Sage (salvia officinalis) The regular variety has pleasant silver foliage, but there are pretty yellow-green variegated, and purple variations. Classically sage is used in stuffing but my mother swore by it for sore throats and at some time or other it has been recommended for nearly every ailment.
Thyme (thymus vulgaris) There are many varieties. It is a wonderful addition to almost any dish – my favourite to date is ice cream. I have heard of it growing up high on gravel as a ground cover, though I’d be cautious because of the weight on a balcony.
In addition, I have heard of, but have no experience to provide proof of, successful containers of:
Bay laurel (laurus nobilis) The European variety is more pleasant than the Californian.
Fennel (foeniculum vulgare) This has a great anise flavour in its dill-like feathery leaves, root bulb and seed heads. There is an also an ornamental bronze variety.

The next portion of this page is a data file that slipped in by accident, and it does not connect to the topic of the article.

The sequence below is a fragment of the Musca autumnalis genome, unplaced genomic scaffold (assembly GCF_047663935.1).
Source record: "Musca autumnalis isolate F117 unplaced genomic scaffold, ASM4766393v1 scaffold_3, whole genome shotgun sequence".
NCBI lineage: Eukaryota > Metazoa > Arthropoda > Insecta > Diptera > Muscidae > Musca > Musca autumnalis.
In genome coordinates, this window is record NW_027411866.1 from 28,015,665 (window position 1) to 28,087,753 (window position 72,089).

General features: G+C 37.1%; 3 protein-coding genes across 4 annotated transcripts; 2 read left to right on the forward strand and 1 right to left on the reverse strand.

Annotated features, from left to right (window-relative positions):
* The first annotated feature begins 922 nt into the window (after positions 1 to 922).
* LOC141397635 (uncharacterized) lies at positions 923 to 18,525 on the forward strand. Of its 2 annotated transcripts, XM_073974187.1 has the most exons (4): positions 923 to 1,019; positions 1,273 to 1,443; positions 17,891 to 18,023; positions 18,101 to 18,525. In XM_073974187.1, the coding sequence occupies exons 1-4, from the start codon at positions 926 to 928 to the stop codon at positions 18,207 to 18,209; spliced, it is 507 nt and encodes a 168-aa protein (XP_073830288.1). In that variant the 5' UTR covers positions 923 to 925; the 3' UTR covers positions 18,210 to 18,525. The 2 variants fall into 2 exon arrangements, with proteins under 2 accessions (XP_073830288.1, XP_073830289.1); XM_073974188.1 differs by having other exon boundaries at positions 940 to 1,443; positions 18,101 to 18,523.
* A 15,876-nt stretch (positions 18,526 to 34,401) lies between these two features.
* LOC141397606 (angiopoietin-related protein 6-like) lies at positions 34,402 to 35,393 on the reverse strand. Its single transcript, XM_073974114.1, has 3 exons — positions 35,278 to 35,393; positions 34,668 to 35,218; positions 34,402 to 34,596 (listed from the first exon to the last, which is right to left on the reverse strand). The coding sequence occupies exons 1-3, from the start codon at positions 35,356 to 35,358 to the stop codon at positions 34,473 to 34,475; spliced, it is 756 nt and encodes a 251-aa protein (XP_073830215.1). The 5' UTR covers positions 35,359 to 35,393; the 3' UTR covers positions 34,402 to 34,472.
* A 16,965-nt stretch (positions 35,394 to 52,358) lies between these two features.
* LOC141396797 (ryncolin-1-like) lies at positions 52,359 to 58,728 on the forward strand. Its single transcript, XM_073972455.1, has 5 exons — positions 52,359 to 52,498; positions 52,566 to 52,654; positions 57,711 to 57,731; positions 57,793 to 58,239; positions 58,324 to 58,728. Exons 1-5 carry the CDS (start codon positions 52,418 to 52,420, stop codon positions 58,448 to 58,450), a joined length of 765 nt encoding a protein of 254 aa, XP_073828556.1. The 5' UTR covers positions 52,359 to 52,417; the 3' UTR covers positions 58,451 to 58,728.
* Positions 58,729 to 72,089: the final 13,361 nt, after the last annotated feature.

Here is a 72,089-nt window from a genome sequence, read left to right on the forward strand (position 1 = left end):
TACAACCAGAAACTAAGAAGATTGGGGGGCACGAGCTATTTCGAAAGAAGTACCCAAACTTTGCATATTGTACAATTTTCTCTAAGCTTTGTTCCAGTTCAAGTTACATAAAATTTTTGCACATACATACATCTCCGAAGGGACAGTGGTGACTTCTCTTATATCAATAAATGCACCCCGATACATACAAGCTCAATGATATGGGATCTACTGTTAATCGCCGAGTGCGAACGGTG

French Sorrel (rumex scutatus) More tender than the local variety and makes a classic spring soup.
Chives - purple (allium schoenoprasum) or garlic (allium tuberosum) Chives have done quite well for me. I love that they are very early greens and flowers, both for display and eating. You can’t beat chives snipped into potato salad or on top of a sour cream garnish for soups.
My experience has been hit or miss with mint and tarragon.
Mint (mentha) Mints are supposed to withstand a lot of abuse but the only one (except for other mint species like perilla, basil, lemon balm) that has been very successful for me is a not entirely pleasant tasting orange chocolate variety.
Tarragon (French artemisia dracunculus sativa, Russian A. dracunculoides L.) French tarragon isn’t hardy and Russian doesn’t taste as good but I had a nice tasting French one that lasted a few years. Was it really Russian? Who knows?
Go ahead, try these and/or other favourites. Herbs offer a low investment gardening playground for the balcony gardener.
Bonne chance and bon appetit!